Thomas Jefferson, an opponent of privilege in its meaningful sense, put it best when he expressed in his 1826 letter to Roger C. Weightman “the palpable truth, that the mass of mankind has not been born with saddles on their backs, nor a favored few booted and spurred, ready to ride legitimately, by the grace of god.” Jefferson was a staunch opponent of the coercive privilege that enabled some to gain artificial advantages by restricting others from pursuing life-improving courses of action. Accidents of birth, or special lobbying skills, should not, in a just system, enable a person to acquire prerogatives which could not be earned through the free, peaceful exercise of that person's abilities. Jefferson saw the future and strength of the American republic in the hoped-for emergence of a “natural aristocracy of talent and virtue”—people who, when allowed the liberty to flourish through honest work and competition, would become role models for others solely through their examples. This natural aristocracy would not need force to maintain its prominence, because the traits of the most knowledgeable, most industrious, and most virtuous people will be emulated by any who earnestly seek to improve their own lives and who have the freedom to acquire knowledge and make their own decisions.
Yet Jefferson's natural aristocracy would be denounced as an example of horrid “privilege” by the “social justice” types—simply due to the necessarily unequal distribution of outcomes on a free market of open and honest production, competition, and cooperation. After all, not everyone can originate the same ideas at the same time. Not everyone can take advantage of the same opportunity for entrepreneurial profit, whose attainment, as economist Israel Kirzner demonstrated in Competition and Entrepreneurship, arises out of alertness to opportunities that others have missed. Kirzner writes that “Because the participants in [a] market are less than omniscient, there are likely to exist, at any given time, a multitude of opportunities that have not yet been taken advantage of. Sellers may have sold for prices lower than the prices which were in fact obtainable… Buyers may have bought for prices higher than the lowest prices needed to secure what they are buying…” (p. 41). Would it be an example of unacceptable “privilege” for an alert entrepreneur to remedy such an arbitrage opportunity and thereby bring otherwise-unrealized value to consumers?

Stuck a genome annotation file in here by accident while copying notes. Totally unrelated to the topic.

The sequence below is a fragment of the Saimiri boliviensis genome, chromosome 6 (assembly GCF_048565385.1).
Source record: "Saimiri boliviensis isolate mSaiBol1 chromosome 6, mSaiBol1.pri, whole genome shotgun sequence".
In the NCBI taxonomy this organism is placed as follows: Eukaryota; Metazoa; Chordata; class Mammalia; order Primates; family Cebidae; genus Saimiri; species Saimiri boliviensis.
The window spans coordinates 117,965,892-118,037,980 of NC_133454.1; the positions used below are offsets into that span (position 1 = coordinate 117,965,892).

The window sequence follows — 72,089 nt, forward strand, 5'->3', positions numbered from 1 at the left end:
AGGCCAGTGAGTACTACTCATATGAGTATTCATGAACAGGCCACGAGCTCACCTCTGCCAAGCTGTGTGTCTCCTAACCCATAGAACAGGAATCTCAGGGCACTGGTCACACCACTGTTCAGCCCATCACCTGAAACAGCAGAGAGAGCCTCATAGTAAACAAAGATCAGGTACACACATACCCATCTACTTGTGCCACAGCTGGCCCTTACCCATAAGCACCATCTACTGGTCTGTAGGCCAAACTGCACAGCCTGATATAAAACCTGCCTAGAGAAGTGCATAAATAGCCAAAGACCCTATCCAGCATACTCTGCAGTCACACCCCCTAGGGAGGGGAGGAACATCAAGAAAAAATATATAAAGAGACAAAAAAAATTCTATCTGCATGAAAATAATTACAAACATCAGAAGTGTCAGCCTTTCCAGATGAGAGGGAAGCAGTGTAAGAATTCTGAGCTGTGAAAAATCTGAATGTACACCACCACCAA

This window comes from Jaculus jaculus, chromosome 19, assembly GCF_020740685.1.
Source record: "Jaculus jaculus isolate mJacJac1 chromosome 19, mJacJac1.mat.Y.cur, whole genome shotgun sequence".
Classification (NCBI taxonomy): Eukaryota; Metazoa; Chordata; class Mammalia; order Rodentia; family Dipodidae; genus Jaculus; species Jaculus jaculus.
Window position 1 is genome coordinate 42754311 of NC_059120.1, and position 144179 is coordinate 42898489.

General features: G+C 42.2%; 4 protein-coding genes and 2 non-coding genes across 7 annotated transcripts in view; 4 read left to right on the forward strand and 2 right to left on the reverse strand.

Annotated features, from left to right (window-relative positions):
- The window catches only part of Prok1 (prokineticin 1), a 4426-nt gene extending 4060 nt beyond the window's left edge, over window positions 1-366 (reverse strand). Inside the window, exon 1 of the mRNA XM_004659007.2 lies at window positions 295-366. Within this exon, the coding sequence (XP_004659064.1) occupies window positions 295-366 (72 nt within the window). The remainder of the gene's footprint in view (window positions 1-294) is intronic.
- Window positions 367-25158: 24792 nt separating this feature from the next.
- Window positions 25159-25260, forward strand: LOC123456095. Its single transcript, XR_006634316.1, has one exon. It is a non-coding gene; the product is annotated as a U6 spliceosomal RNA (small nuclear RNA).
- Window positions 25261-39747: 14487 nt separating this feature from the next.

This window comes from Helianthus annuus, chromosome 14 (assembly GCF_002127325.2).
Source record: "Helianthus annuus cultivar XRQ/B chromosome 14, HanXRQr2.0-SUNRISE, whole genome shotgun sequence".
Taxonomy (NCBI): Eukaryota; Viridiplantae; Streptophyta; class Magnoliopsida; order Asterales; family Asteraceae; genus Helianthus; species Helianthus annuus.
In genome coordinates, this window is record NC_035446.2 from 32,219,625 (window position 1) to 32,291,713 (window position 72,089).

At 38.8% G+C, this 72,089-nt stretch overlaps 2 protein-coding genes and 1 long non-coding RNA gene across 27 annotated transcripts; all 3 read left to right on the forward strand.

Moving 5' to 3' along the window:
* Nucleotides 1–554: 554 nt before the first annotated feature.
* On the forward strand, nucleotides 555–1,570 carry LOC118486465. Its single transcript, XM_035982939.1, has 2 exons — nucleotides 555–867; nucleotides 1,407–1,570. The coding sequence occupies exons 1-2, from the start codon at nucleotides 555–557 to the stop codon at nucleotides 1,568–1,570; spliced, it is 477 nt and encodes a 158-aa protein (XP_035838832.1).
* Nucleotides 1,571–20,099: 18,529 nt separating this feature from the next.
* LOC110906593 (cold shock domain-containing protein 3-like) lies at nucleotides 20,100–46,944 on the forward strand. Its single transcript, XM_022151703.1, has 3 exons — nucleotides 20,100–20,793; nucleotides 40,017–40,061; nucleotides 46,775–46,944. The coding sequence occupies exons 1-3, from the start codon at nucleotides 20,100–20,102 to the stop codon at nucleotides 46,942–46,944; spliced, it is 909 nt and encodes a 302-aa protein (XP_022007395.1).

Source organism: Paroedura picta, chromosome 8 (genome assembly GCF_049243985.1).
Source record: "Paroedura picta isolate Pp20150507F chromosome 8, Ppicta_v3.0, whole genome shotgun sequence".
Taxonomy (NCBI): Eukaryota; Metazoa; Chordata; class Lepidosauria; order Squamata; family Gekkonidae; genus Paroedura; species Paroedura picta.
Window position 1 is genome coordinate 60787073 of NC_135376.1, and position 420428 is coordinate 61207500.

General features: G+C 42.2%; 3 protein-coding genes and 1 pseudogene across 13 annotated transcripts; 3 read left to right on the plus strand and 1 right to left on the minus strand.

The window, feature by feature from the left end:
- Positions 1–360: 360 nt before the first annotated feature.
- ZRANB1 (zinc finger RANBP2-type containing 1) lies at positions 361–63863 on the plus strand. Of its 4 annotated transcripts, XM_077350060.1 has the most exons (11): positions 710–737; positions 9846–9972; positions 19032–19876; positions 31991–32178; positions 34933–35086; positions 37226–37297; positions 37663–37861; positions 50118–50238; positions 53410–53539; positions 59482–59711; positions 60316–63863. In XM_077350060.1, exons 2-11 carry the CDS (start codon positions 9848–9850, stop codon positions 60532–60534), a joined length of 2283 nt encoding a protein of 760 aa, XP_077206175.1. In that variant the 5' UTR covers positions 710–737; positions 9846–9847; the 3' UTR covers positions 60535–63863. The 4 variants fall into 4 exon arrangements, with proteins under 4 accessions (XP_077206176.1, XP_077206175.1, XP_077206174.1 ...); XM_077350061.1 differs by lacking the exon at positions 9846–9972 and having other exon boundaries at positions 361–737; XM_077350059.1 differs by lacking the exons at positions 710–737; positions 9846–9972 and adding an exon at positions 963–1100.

Yes, the free exercise of human abilities will produce outcomes where some people will have some advantages over some others (while, of course, leaving fully open the possibility that those very others will have their own distinct advantages, obtained through hard work, knowledge, or sheer luck). But, as long as coercion is not involved in securing and maintaining those advantages, the people endowed with them are not “booted and spurred” to ride the rest of us. As Dr. Ikeda points out, the differences among people are a source of strength harnessed by the free market: “The free market gives you an incentive to profit from associating with and learning from others who might be very different from you, who operate outside your normal social networks.” By incentivizing and facilitating these interactions, the free market encourages greater tolerance, understanding, and visible societal heterogeneity of the sort that constitutes the best safeguard against truly heinous oppressions based on collectivistic stereotypes. Instead of condemning others as being too “privileged” simply on account of innocuous differences, it is far more productive to think about how those differences can help one achieve one's own values through honest, peaceful, and productive interaction, cooperation, and exchange.
* Gennady Stolyarov II is a science fiction novelist and philosophical essayist, and is Editor-in-Chief of The Rational Argumentator. He lives in Carson City, Nevada.